During a sermon in 1980, I recall Rev. Nobuji Horikoshi (1927–2017) mentioning that Japanese people might be under a curse by God for the many years they have been unfaithful to their Creator. If there is any Japanese pastor who analyzed the Japanese people and their thinking, it would be Rev. Horikoshi. The son of a Shinto priest and very inquisitive by nature, he knew the Japanese mind. In one of his many books, he talks about the four major barriers that keep the Japanese from accepting the Christian faith: a lack of understanding of an absolute and holy Creator God; difficulty in comprehending sin and absolute truth; a keen loyalty to and dependence on ancestral spirits; and satanic enslavement through idolatry and deception. Despite these spiritual barriers, Horikoshi never gave up on the power of the gospel of Jesus Christ. He believed that there were many more of God’s children in Japan that needed to be saved.
Partnering to plant churches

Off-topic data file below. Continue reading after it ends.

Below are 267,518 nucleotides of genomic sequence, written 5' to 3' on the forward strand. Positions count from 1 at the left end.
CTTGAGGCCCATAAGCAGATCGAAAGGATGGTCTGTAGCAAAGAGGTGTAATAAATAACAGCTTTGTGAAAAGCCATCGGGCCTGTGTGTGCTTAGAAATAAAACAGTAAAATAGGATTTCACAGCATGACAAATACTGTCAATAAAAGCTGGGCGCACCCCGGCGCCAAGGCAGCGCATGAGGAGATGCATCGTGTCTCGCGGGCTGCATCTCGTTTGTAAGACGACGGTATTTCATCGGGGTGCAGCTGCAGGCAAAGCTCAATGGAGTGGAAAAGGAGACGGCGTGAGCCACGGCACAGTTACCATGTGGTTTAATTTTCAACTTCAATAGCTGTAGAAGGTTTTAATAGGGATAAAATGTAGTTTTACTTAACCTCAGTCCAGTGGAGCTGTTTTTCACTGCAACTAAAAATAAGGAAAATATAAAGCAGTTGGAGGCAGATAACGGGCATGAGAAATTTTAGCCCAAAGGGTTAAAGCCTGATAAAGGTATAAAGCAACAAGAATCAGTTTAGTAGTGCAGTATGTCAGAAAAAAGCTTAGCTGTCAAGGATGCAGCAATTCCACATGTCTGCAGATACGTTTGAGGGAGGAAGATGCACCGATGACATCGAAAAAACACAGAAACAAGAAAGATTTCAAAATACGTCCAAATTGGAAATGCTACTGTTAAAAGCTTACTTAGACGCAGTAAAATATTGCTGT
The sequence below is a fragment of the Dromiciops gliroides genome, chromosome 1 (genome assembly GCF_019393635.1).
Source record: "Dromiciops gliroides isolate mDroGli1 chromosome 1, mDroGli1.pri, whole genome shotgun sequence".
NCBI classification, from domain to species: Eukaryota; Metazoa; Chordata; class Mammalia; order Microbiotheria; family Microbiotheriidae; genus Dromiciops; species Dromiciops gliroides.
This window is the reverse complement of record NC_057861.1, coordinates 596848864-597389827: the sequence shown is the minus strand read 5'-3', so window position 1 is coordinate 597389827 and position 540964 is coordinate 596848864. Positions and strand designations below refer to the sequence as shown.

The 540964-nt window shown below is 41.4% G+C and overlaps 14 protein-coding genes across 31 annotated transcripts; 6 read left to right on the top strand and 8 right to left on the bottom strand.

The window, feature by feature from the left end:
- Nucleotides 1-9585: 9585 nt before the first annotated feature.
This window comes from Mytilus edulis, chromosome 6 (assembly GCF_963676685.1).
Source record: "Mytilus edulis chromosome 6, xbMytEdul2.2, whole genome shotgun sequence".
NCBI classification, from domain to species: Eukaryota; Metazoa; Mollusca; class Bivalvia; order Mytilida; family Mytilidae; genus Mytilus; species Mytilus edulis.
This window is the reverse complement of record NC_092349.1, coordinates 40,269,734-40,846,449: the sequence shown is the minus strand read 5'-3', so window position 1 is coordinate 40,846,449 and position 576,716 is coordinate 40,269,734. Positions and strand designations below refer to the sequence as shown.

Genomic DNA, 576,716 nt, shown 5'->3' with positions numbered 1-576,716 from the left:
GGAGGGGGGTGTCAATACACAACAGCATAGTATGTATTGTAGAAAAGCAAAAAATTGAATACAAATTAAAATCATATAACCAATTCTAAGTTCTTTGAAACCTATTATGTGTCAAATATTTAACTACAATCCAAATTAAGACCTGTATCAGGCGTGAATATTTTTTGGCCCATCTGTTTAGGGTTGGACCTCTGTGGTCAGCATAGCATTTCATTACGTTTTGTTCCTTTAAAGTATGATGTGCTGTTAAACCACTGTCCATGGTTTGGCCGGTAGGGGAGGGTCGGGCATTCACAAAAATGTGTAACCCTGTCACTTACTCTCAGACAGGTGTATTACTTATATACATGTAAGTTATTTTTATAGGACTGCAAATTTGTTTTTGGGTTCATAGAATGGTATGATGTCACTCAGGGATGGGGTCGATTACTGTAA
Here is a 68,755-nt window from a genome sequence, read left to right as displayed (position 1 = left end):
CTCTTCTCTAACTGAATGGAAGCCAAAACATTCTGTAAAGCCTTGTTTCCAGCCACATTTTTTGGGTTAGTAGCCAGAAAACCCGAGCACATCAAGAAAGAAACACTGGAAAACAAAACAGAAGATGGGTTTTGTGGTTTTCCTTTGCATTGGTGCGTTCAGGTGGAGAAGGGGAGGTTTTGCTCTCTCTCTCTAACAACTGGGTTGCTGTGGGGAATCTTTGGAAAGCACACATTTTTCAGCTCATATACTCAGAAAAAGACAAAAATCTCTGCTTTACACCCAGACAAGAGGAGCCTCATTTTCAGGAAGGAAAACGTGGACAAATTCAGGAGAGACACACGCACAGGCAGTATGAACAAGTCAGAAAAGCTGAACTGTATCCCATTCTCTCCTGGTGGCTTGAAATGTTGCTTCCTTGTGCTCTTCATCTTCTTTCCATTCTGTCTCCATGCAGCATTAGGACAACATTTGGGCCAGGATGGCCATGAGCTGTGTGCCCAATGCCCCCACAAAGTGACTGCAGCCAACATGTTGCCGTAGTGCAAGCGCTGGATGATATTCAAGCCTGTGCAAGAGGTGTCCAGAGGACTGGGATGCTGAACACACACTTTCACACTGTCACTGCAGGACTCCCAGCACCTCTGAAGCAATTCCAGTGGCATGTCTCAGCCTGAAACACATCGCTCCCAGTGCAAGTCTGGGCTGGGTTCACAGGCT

My brother Bruce and I were greatly privileged to be mentored by Horikoshi while seminary interns. After finishing seminary training, we returned to partner with him with our wives: Bruce and Susan helped start a daughter church in Kita Yokkaichi in Mie Prefecture, while Sarah and I helped plant a daughter church on the other side of Yokkaichi, in Suzuka City. As we worked together in church planting, Horikoshi trusted us and gave us freedom to serve as we felt led. In Suzuka, he preached every other week for the first two years. We also attended weekly Bible studies and prayed together. He was happy to enlist American and Australian short-term missionaries to teach English in the three churches, including Rev. Wayne Newsome in Nagoya who was called to long-term service and Teresa Sherrill who was called back to Japan as a missionary as a result of these efforts.